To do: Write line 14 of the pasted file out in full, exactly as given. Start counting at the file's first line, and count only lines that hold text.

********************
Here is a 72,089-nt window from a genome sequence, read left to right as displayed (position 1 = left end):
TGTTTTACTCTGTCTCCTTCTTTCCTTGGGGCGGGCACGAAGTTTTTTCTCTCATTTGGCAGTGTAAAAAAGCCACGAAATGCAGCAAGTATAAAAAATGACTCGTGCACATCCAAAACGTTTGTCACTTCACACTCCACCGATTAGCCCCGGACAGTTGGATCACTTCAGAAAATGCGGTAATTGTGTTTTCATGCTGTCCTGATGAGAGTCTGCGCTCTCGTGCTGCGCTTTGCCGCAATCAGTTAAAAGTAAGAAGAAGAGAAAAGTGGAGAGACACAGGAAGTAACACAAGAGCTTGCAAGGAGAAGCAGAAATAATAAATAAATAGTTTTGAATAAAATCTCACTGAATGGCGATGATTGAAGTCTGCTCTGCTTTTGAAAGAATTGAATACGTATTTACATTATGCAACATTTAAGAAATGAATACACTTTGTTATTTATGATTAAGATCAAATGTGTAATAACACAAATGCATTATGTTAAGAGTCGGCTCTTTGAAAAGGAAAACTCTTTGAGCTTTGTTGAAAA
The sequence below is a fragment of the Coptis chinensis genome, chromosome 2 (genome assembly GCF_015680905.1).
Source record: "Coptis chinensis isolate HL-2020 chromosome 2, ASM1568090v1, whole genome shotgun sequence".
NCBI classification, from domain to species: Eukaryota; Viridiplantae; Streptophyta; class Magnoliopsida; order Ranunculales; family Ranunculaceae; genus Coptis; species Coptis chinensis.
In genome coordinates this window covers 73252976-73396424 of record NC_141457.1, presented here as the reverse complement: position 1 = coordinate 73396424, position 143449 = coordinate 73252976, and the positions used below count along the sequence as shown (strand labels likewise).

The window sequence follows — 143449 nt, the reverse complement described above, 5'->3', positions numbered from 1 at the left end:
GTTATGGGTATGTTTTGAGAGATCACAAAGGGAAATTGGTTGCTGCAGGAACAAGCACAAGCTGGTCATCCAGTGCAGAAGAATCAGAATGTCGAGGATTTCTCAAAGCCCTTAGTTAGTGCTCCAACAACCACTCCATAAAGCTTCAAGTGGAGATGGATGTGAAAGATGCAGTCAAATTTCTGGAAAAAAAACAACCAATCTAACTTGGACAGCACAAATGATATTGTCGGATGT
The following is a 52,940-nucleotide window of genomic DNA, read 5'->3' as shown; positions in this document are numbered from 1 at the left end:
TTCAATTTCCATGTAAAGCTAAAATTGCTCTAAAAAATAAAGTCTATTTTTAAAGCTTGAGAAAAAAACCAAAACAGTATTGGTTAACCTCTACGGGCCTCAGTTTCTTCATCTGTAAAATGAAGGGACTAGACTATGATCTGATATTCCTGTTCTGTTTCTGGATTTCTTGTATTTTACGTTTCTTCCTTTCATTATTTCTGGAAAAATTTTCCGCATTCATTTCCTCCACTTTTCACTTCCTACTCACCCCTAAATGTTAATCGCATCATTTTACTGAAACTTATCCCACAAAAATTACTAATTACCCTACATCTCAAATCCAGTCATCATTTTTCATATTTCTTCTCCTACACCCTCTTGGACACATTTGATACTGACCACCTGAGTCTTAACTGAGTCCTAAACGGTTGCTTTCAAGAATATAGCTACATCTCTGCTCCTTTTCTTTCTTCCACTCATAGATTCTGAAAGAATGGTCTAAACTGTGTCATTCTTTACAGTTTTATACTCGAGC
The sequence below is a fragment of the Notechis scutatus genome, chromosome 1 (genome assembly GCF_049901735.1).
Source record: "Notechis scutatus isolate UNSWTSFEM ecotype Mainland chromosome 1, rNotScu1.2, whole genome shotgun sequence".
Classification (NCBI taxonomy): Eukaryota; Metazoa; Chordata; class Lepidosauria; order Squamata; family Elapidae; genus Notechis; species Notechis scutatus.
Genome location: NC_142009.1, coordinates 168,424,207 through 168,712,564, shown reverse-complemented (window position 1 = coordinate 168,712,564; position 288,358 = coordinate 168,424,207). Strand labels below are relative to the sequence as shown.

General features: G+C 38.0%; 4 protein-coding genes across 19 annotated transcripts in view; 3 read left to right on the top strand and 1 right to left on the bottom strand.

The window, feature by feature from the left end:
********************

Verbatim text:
Genome location: NC_142009.1, coordinates 168,424,207 through 168,712,564, shown reverse-complemented (window position 1 = coordinate 168,712,564; position 288,358 = coordinate 168,424,207). Strand labels below are relative to the sequence as shown.